Parkinsonism or Parkinson’s disease is a neurodegenerative disorder that manipulates how the nerve cells in the brain produce dopamine. It is marked by the presence of certain recognizable symptoms. It is more common in men and more widespread than Lou Gehrig’s disease, multiple sclerosis, and muscular dystrophy combined. Parkinson’s disease influences people in different ways. It is commonly referred to as movement disorder where the affected suffer from tremors and balance. Although the disorder typically affects older people, Parkinson’s disease has been diagnosed in younger adults as well (rare).
While each individual’s experience with the disorder differs in severity, five stages of progression are typical for all. As Parkinson’s impact as many as 10 million people worldwide, Halo Health Care shares the following information.
The main symptoms of Parkinson’s include:
- Stiffness in limbs
- Balance difficulties and problems when standing up
- Bradykinesia (slowed movement)
- Uncontrollable tremors and shaking
Parkinson’s Disease: Stage 1
In stage one of Parkinson’s disease, the symptoms are mild and seen only on one side of the body, that is; unilateral involvement and there is no to minimal functional impairment. The symptoms can be so mild that the affected doesn’t seek medical attention or the doctor is unable to make a diagnosis. The stage one symptoms may include intermittent tremor of one hand, one leg or hand may feel lumbering than another, or paralysis of one side of the face, affecting the expression. Stage one of Parkinson’s disease is very difficult to diagnose, therefore, before making a formal diagnosis, the doctor may wait to see if the symptoms get worse over time.
Parkinson’s Disease: Stage 2
In Parkinson’s disease, stage two is still considered early for making a diagnosis and is described by symptoms based on bilateral involvement (both sides of the body) of the body, or at midline without loss to balance. Stage two of Parkinson’s disease may develop months or years after stage one and the symptoms may include:
- General slowness in all activities of daily living
- Stooped posture
- Rigidity or stiffness of the muscles in the trunk that may result in back or neck pain
- Slurring speech
- Fading volume after starting to speak loudly
- Monotone voice
- Soft voice
- Speech abnormalities
- Decreased blinking
- Loss of facial expression on both sides of the face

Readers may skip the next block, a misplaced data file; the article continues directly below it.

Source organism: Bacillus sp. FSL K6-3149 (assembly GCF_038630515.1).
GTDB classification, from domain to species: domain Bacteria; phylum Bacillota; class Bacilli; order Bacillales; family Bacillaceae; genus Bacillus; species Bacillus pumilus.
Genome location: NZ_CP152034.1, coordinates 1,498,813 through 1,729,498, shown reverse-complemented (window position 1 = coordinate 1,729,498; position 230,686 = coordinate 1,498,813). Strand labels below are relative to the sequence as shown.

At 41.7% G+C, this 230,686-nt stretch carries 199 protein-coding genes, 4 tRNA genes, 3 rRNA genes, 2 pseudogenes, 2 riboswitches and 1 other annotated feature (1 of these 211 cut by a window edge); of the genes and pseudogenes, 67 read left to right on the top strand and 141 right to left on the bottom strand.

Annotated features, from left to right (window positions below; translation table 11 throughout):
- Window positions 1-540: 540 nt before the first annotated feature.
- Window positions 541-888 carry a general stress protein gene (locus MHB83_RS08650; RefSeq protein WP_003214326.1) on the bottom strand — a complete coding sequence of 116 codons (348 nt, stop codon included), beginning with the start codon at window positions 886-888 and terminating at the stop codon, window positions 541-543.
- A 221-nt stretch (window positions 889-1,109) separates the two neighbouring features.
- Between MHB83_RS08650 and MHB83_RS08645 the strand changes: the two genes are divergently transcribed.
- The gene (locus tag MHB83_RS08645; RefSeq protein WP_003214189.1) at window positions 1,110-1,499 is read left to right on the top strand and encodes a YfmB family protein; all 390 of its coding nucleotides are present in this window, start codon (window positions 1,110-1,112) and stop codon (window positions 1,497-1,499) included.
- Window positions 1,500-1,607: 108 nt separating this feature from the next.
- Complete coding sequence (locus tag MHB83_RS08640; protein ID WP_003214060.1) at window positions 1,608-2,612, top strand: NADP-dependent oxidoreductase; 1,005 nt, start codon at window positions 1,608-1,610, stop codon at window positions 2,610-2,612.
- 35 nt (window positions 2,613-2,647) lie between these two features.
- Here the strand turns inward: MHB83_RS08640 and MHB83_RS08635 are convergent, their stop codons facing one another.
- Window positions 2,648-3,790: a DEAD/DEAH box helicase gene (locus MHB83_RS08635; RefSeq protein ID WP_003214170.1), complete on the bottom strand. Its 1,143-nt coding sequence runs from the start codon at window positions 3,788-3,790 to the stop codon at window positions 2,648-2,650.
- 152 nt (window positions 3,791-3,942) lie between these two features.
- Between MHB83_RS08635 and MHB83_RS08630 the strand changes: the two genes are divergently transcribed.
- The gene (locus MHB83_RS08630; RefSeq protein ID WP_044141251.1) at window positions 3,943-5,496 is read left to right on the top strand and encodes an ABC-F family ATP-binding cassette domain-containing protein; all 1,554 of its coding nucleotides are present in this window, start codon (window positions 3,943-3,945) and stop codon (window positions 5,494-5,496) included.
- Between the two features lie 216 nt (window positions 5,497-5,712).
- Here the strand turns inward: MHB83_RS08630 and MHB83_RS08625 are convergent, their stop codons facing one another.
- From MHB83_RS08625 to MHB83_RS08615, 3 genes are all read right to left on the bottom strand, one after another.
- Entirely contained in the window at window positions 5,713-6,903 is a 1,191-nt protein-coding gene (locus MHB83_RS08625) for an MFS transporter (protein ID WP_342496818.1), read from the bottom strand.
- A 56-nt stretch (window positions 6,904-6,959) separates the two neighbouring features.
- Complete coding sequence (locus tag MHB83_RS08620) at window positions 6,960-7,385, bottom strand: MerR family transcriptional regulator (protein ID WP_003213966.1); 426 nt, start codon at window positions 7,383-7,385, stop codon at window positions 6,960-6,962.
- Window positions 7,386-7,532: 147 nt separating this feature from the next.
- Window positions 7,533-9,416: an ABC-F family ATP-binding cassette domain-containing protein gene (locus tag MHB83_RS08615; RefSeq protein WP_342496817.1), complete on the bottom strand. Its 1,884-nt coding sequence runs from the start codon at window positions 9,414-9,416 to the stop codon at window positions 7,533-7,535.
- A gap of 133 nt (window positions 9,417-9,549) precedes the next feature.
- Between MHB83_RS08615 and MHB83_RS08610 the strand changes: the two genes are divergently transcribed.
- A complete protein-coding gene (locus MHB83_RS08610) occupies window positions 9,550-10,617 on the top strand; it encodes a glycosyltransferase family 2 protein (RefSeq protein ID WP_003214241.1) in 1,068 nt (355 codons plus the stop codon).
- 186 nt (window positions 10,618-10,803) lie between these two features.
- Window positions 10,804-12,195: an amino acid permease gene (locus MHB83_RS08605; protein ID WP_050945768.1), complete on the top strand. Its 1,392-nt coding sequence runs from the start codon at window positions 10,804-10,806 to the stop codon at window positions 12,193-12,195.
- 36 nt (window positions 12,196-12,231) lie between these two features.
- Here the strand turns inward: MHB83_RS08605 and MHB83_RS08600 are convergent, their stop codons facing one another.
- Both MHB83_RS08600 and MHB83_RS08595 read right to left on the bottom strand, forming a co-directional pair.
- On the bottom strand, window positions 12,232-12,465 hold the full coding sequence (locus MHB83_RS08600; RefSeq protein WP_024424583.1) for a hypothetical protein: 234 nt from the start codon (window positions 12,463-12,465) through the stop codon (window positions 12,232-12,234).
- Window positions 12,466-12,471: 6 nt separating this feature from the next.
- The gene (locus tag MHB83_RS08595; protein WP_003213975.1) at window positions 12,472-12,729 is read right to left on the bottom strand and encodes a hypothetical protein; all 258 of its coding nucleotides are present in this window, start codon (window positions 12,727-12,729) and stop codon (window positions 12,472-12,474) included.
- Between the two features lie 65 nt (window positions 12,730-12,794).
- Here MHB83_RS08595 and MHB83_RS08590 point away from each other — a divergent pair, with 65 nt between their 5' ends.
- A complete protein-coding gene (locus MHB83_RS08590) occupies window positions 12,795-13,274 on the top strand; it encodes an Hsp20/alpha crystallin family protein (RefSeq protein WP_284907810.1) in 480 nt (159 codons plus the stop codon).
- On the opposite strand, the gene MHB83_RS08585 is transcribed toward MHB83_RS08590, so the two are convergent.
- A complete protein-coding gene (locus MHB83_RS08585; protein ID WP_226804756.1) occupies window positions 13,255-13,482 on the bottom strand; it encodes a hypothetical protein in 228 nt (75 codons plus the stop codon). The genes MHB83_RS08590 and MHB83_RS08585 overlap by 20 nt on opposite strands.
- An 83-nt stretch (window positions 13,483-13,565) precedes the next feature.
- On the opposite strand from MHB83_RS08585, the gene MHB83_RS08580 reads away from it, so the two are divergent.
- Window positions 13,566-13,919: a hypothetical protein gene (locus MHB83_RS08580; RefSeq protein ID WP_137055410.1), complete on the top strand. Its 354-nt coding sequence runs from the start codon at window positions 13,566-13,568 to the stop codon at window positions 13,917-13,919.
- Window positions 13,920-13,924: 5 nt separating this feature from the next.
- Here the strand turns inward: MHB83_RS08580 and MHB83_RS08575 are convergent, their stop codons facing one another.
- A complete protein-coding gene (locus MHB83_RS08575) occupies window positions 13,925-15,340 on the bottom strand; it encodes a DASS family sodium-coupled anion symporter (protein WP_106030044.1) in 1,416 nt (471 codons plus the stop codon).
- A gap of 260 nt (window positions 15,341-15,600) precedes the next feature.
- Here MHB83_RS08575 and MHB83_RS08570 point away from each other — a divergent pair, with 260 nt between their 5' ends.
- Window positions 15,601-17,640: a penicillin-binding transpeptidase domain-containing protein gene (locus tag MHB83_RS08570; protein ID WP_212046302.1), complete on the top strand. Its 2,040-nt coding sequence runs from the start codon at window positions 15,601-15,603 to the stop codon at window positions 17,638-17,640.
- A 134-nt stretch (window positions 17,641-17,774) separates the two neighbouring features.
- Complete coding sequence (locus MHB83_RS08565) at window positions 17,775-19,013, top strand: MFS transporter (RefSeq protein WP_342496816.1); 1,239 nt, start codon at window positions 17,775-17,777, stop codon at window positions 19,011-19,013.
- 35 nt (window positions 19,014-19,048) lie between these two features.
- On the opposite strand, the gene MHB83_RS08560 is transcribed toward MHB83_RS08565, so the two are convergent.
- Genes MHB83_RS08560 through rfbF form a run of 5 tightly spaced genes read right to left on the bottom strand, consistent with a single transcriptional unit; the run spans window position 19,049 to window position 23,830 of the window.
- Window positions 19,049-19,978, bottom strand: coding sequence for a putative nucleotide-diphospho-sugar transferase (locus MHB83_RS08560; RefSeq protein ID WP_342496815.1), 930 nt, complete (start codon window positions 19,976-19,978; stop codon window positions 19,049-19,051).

However, these symptoms may not affect the individual while performing the tasks of daily living. Diagnosis may be easy at stage two if the person has a tremor; but, if one was missed and the only symptom of stage two is lack of spontaneous movement or slowness, Parkinson’s disease could be misunderstood as only advancing age.
Parkinson’s Disease: Stage 3
Stage three of Parkinson’s disease is considered mid-stage and is characterized by slowness of movement and loss of balance. Falls are common at this stage as the balance is compromised by the helplessness to make involuntary, automatic, and rapid adjustments necessary to prevent falling. Diagnosis is not in doubt at this stage as all other symptoms of Parkinson’s disease are also present at this stage. In most cases, the doctor diagnoses impairments in reflexes by standing behind the patient and pulling the shoulders gently to determine if the patient has trouble keeping the balance. An essential clarifying factor of this stage is that the affected are still fully independent in their daily living activities such as eating, hygiene, and dressing.
Parkinson’s Disease: Stage 4
Stage 4 is when Parkinson’s disease has progressed to severely disabling disease. While the patients may be able to stand and walk unassisted, they are noticeably debilitated. Many use a walker for assistance. At this stage, the individual is unable to live an independent life and requires assistance at some point of daily living. Stage four is defined based on the necessity for help with daily living and if the individual is able to live alone, it is defined as stage three.
Parkinson’s Disease: Stage 5
This is the most advanced stage of Parkinson’s disease and is characterized by the patient’s inability to get out of bed or a chair without help. The patients may have the tendency to fall or disbalance when turning or standing. Moreover, they stumble or even freeze when walking. For patients with stage five Parkinson’s disease, around-the-clock assistance is required to reduce the risk of falling and help them with daily activities. Another symptom of stage five Parkinson’s disease is that the patients may also experience delusions or hallucinations.
Although there is no ‘one way’ for diagnosing Parkinson’s disease, the diagnostic tests can be carried out based on the symptoms and how it is affecting the patient. Moreover, there is no standard treatment for Parkinson’s and the treatments are based on the patient’s symptoms. It may include surgical therapy or medication. In addition, if the disorder is not spread to further stages and still can be controlled, then the physician may suggest exercise and rest.